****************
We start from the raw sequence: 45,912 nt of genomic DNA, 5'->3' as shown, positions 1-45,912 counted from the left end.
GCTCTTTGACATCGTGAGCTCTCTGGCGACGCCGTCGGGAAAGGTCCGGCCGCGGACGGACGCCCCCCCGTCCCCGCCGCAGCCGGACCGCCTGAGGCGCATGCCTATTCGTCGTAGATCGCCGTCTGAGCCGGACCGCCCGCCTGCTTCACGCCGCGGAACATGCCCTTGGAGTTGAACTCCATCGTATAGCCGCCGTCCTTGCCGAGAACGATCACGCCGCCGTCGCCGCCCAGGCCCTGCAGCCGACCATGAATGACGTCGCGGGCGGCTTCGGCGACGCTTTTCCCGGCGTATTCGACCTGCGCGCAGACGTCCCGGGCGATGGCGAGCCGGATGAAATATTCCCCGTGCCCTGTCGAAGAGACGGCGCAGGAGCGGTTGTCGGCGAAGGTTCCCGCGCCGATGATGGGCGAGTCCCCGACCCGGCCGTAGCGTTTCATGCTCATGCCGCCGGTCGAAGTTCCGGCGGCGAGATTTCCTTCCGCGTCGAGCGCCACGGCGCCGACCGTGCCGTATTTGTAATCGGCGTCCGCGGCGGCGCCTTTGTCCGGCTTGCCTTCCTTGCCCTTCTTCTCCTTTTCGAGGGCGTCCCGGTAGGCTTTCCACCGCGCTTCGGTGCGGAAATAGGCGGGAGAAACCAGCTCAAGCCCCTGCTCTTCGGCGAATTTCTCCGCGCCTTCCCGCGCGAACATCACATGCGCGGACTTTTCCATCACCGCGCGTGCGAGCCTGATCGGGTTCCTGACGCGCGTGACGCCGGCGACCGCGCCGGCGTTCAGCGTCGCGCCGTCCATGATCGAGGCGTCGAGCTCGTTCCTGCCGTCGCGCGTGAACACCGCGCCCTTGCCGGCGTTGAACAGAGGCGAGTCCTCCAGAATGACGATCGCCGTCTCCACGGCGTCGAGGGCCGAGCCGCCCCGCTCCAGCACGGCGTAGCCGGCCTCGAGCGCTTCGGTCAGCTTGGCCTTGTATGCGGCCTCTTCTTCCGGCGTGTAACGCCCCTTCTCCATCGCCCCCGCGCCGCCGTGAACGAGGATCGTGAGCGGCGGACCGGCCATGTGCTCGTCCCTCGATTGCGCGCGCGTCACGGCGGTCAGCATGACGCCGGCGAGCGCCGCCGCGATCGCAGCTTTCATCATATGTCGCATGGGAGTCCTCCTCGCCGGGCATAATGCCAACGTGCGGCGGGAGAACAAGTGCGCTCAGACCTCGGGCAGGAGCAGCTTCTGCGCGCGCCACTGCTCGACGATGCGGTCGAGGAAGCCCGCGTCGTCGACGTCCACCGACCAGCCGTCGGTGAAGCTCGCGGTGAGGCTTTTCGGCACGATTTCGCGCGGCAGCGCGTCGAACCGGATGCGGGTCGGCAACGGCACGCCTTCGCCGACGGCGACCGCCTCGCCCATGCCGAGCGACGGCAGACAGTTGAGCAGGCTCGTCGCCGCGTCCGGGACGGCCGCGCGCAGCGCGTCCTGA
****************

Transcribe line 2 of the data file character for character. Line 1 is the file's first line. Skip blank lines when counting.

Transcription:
GCTCTTTGACATCGTGAGCTCTCTGGCGACGCCGTCGGGAAAGGTCCGGCCGCGGACGGACGCCCCCCCGTCCCCGCCGCAGCCGGACCGCCTGAGGCGCATGCCTATTCGTCGTAGATCGCCGTCTGAGCCGGACCGCCCGCCTGCTTCACGCCGCGGAACATGCCCTTGGAGTTGAACTCCATCGTATAGCCGCCGTCCTTGCCGAGAACGATCACGCCGCCGTCGCCGCCCAGGCCCTGCAGCCGACCATGAATGACGTCGCGGGCGGCTTCGGCGACGCTTTTCCCGGCGTATTCGACCTGCGCGCAGACGTCCCGGGCGATGGCGAGCCGGATGAAATATTCCCCGTGCCCTGTCGAAGAGACGGCGCAGGAGCGGTTGTCGGCGAAGGTTCCCGCGCCGATGATGGGCGAGTCCCCGACCCGGCCGTAGCGTTTCATGCTCATGCCGCCGGTCGAAGTTCCGGCGGCGAGATTTCCTTCCGCGTCGAGCGCCACGGCGCCGACCGTGCCGTATTTGTAATCGGCGTCCGCGGCGGCGCCTTTGTCCGGCTTGCCTTCCTTGCCCTTCTTCTCCTTTTCGAGGGCGTCCCGGTAGGCTTTCCACCGCGCTTCGGTGCGGAAATAGGCGGGAGAAACCAGCTCAAGCCCCTGCTCTTCGGCGAATTTCTCCGCGCCTTCCCGCGCGAACATCACATGCGCGGACTTTTCCATCACCGCGCGTGCGAGCCTGATCGGGTTCCTGACGCGCGTGACGCCGGCGACCGCGCCGGCGTTCAGCGTCGCGCCGTCCATGATCGAGGCGTCGAGCTCGTTCCTGCCGTCGCGCGTGAACACCGCGCCCTTGCCGGCGTTGAACAGAGGCGAGTCCTCCAGAATGACGATCGCCGTCTCCACGGCGTCGAGGGCCGAGCCGCCCCGCTCCAGCACGGCGTAGCCGGCCTCGAGCGCTTCGGTCAGCTTGGCCTTGTATGCGGCCTCTTCTTCCGGCGTGTAACGCCCCTTCTCCATCGCCCCCGCGCCGCCGTGAACGAGGATCGTGAGCGGCGGACCGGCCATGTGCTCGTCCCTCGATTGCGCGCGCGTCACGGCGGTCAGCATGACGCCGGCGAGCGCCGCCGCGATCGCAGCTTTCATCATATGTCGCATGGGAGTCCTCCTCGCCGGGCATAATGCCAACGTGCGGCGGGAGAACAAGTGCGCTCAGACCTCGGGCAGGAGCAGCTTCTGCGCGCGCCACTGCTCGACGATGCGGTCGAGGAAGCCCGCGTCGTCGACGTCCACCGACCAGCCGTCGGTGAAGCTCGCGGTGAGGCTTTTCGGCACGATTTCGCGCGGCAGCGCGTCGAACCGGATGCGGGTCGGCAACGGCACGCCTTCGCCGACGGCGACCGCCTCGCCCATGCCGAGCGACGGCAGACAGTTGAGCAGGCTCGTCGCCGCGTCCGGGACGGCCGCGCGCAGCGCGTCCTGA